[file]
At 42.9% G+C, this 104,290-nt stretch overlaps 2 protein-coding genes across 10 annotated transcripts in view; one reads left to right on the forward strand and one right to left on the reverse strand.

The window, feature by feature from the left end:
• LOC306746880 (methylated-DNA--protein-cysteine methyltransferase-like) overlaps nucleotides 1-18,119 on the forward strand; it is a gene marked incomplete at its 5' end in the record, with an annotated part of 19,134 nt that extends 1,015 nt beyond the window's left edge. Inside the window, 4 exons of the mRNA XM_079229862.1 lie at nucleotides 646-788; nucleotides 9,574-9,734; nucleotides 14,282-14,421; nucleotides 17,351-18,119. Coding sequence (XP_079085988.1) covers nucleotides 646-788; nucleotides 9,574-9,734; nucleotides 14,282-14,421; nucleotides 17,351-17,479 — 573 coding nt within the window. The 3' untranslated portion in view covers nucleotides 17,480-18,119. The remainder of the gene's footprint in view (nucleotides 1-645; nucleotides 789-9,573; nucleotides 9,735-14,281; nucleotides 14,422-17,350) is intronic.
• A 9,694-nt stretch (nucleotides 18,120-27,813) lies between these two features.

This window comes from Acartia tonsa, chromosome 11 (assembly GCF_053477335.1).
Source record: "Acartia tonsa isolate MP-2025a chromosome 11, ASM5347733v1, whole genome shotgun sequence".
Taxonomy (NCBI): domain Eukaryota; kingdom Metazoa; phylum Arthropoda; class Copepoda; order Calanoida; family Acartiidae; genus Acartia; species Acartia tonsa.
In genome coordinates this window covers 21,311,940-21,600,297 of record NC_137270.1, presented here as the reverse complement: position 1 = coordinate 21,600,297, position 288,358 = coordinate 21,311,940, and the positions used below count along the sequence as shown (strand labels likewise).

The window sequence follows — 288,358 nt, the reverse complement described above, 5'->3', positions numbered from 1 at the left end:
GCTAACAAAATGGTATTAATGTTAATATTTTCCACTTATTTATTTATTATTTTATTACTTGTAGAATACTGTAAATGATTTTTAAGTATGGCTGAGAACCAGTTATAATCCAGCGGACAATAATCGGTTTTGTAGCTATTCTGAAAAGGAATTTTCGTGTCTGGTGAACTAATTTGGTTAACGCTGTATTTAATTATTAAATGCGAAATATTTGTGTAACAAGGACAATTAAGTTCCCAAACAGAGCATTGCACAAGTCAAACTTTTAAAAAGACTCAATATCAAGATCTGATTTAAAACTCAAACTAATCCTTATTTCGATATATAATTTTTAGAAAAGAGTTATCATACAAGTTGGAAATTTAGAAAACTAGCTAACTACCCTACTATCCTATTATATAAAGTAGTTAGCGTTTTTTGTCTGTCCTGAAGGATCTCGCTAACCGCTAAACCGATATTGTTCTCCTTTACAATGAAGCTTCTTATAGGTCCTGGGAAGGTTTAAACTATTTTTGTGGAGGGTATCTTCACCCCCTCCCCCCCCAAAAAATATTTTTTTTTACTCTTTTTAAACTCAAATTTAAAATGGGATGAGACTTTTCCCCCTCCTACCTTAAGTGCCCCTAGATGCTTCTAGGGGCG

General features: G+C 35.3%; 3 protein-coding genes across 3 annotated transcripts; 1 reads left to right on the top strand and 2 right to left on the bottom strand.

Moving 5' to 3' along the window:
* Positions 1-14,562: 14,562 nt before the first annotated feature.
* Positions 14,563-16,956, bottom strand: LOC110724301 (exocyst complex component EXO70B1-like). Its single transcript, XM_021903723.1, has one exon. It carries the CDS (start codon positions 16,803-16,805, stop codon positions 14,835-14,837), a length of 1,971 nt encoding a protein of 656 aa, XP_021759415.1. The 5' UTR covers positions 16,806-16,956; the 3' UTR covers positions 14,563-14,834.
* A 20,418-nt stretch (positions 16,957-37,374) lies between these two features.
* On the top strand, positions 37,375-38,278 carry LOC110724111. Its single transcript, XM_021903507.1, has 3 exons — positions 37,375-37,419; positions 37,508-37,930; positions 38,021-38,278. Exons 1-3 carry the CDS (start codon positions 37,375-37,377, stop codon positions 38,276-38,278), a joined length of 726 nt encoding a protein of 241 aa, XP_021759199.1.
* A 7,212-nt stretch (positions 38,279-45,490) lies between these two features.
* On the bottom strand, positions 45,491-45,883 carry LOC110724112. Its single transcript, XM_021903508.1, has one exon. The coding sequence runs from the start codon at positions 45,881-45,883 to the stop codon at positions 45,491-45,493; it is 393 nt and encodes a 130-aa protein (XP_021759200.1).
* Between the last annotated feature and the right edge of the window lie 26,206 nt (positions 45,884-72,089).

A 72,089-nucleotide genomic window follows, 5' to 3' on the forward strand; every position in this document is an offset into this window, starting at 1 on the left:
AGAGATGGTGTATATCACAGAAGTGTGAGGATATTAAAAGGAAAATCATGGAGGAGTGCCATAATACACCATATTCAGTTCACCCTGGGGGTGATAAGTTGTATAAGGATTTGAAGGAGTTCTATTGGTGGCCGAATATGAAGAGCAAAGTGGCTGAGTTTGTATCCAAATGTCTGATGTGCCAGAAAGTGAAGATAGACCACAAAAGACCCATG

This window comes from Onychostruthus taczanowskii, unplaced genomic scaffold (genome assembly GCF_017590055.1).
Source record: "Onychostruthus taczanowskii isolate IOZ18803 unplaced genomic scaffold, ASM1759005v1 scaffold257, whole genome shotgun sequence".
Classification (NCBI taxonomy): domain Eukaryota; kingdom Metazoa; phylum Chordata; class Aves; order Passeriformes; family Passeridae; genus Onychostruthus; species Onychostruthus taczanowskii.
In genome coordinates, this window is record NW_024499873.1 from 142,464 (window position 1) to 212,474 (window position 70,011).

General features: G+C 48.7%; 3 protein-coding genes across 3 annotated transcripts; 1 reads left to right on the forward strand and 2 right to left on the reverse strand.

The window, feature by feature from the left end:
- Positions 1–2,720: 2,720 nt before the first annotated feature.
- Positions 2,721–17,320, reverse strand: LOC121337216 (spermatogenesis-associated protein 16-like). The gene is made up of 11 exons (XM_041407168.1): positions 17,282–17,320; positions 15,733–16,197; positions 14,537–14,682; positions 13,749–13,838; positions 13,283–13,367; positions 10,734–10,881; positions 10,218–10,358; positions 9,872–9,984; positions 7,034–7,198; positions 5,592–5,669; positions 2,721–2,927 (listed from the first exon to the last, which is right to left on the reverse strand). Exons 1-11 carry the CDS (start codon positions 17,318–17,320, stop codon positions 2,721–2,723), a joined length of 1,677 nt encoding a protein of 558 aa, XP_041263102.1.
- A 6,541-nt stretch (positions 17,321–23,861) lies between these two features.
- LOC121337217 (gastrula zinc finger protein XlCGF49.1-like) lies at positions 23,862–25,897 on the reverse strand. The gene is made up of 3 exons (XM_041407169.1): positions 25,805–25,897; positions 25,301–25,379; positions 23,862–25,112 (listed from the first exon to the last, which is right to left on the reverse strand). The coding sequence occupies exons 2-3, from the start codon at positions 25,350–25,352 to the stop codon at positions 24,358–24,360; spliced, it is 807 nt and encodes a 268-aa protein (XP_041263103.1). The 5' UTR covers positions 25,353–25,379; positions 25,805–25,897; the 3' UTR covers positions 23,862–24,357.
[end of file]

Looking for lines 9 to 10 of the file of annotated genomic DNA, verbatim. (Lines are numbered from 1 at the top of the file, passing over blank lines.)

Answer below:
The window sequence follows — 288,358 nt, the reverse complement described above, 5'->3', positions numbered from 1 at the left end:
GCTAACAAAATGGTATTAATGTTAATATTTTCCACTTATTTATTTATTATTTTATTACTTGTAGAATACTGTAAATGATTTTTAAGTATGGCTGAGAACCAGTTATAATCCAGCGGACAATAATCGGTTTTGTAGCTATTCTGAAAAGGAATTTTCGTGTCTGGTGAACTAATTTGGTTAACGCTGTATTTAATTATTAAATGCGAAATATTTGTGTAACAAGGACAATTAAGTTCCCAAACAGAGCATTGCACAAGTCAAACTTTTAAAAAGACTCAATATCAAGATCTGATTTAAAACTCAAACTAATCCTTATTTCGATATATAATTTTTAGAAAAGAGTTATCATACAAGTTGGAAATTTAGAAAACTAGCTAACTACCCTACTATCCTATTATATAAAGTAGTTAGCGTTTTTTGTCTGTCCTGAAGGATCTCGCTAACCGCTAAACCGATATTGTTCTCCTTTACAATGAAGCTTCTTATAGGTCCTGGGAAGGTTTAAACTATTTTTGTGGAGGGTATCTTCACCCCCTCCCCCCCCAAAAAATATTTTTTTTTACTCTTTTTAAACTCAAATTTAAAATGGGATGAGACTTTTCCCCCTCCTACCTTAAGTGCCCCTAGATGCTTCTAGGGGCG